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Market size, division of labor, and firm productivity

  • Chaney, Thomas
  • Ossa, Ralph

We generalize Krugman's (1979) ‘new trade’ model by allowing for an explicit production chain in which a range of tasks is performed sequentially by a number of specialized teams. We demonstrate that an increase in market size induces a deeper division of labor among these teams which leads to an increase in firm productivity. The paper can be thought of as a formalization of Smith's (1776) famous theorem that the division of labor is limited by the extent of the market. It also sheds light on how market size differences can limit the scope for international technology transfers.

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File URL: http://www.sciencedirect.com/science/article/pii/S0022199612001729
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Article provided by Elsevier in its journal Journal of International Economics.

Volume (Year): 90 (2013)
Issue (Month): 1 ()
Pages: 177-180

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Handle: RePEc:eee:inecon:v:90:y:2013:i:1:p:177-180
Contact details of provider: Web page: http://www.elsevier.com/locate/inca/505552

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  1. Zilibotti, Fabrizio & Redding, Stephen & Burgess, Robin & Aghion, Philippe, 2005. "Entry Liberalization and Inequality in Industrial Performance," Scholarly Articles 4481508, Harvard University Department of Economics.
  2. David N. Weil, 1996. "Appropriate Technology and Growth," Working Papers 96-24, Brown University, Department of Economics.
  3. Andrew B. Bernard & Stephen Redding & Peter K. Schott, 2006. "Multi-product firms and trade liberalization," LSE Research Online Documents on Economics 3684, London School of Economics and Political Science, LSE Library.
  4. Melitz, Marc J, 2002. "The Impact of Trade on Intra-Industry Reallocations and Aggregate Industry Productivity," CEPR Discussion Papers 3381, C.E.P.R. Discussion Papers.
  5. George J. Stigler, 1951. "The Division of Labor is Limited by the Extent of the Market," Journal of Political Economy, University of Chicago Press, vol. 59, pages 185.
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  8. Avinash K. Dixit & Gene M. Grossman, 1982. "Trade and Protection with Multistage Production," Review of Economic Studies, Oxford University Press, vol. 49(4), pages 583-594.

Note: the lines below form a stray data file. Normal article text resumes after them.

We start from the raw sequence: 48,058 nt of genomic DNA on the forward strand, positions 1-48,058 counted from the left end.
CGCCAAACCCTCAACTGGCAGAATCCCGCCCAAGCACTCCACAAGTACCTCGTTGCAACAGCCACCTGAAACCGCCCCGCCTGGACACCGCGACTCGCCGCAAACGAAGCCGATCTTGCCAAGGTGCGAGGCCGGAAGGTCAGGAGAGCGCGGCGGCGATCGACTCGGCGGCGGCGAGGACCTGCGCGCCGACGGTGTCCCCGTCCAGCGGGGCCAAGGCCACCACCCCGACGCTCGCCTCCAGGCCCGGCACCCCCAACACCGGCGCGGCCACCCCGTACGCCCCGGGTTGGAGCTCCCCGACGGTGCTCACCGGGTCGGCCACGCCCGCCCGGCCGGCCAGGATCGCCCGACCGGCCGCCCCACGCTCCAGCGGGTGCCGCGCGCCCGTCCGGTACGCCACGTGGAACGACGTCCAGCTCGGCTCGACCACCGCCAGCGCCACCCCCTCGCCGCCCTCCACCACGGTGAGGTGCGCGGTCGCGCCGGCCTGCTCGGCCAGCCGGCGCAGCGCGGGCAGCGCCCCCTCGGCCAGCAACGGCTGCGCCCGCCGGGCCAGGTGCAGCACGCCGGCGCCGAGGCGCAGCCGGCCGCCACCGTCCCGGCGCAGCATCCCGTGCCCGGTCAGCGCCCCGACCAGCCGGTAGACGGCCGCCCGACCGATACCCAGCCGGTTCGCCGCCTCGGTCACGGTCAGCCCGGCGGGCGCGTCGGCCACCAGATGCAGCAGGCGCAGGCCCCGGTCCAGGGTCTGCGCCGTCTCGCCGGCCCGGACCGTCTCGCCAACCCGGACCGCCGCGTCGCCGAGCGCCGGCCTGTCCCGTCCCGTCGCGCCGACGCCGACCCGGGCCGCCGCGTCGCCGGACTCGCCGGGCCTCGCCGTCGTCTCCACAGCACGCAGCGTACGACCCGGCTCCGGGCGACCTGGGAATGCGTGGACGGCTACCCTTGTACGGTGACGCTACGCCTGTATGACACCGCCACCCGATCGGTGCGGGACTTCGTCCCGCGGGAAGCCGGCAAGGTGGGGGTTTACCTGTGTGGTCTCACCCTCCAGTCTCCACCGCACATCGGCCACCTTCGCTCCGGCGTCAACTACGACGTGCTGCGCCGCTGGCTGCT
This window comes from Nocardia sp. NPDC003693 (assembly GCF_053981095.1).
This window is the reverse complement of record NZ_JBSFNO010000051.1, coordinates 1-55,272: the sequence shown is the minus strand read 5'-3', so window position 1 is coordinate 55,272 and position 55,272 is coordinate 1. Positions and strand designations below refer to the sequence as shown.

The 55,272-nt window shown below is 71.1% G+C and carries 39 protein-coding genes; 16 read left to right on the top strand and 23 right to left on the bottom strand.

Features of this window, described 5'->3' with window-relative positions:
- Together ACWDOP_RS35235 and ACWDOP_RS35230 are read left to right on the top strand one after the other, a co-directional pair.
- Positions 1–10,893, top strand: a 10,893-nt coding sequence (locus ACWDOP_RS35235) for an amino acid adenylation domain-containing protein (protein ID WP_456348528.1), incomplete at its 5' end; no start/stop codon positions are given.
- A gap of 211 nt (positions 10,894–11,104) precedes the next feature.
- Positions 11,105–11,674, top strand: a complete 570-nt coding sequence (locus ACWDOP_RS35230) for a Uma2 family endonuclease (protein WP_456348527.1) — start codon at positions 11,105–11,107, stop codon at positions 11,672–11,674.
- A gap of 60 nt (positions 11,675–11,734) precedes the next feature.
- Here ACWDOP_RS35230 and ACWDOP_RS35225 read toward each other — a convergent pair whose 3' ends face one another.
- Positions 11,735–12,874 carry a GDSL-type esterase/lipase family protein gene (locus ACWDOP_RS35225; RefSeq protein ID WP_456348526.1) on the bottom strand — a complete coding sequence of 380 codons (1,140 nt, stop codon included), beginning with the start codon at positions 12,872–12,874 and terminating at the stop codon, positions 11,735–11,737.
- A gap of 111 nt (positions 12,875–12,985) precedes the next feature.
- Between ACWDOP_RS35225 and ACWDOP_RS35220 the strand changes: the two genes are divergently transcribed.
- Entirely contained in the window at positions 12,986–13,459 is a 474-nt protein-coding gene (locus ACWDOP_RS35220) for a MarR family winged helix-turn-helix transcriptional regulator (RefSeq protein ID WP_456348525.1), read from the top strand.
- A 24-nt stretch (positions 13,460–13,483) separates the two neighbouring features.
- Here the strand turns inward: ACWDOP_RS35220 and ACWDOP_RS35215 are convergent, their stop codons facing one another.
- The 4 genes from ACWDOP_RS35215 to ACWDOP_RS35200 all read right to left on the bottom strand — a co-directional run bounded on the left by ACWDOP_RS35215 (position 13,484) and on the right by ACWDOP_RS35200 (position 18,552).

9. Wolfgang Keller, 2004. "International Technology Diffusion," Journal of Economic Literature, American Economic Association, vol. 42(3), pages 752-782, September.
  10. Sofronis Clerides & Saul Lach & James Tybout, 1996. "Is "learning-by-exporting" important? Micro-dynamic evidence from Colombia, Mexico and Morocco," Finance and Economics Discussion Series 96-30, Board of Governors of the Federal Reserve System (U.S.).
  11. Daniel Trefler, 2006. "The long and short of the Canada-U.S. free trade agreement," LSE Research Online Documents on Economics 6721, London School of Economics and Political Science, LSE Library.
  12. Krugman, Paul R., 1979. "Increasing returns, monopolistic competition, and international trade," Journal of International Economics, Elsevier, vol. 9(4), pages 469-479, November.
  13. John McLaren, 2000. ""Globalization" and Vertical Structure," American Economic Review, American Economic Association, vol. 90(5), pages 1239-1254, December.
  14. Choi, E. Kwan & Harrigan, James, 2003. "Handbook of International Trade," Staff General Research Papers 11375, Iowa State University, Department of Economics.
  15. Nina Pavcnik, 2000. "Trade Liberalization, Exit, and Productivity Improvements: Evidence from Chilean Plants," NBER Working Papers 7852, National Bureau of Economic Research, Inc.
  16. Krugman, Paul, 1980. "Scale Economies, Product Differentiation, and the Pattern of Trade," American Economic Review, American Economic Association, vol. 70(5), pages 950-59, December.
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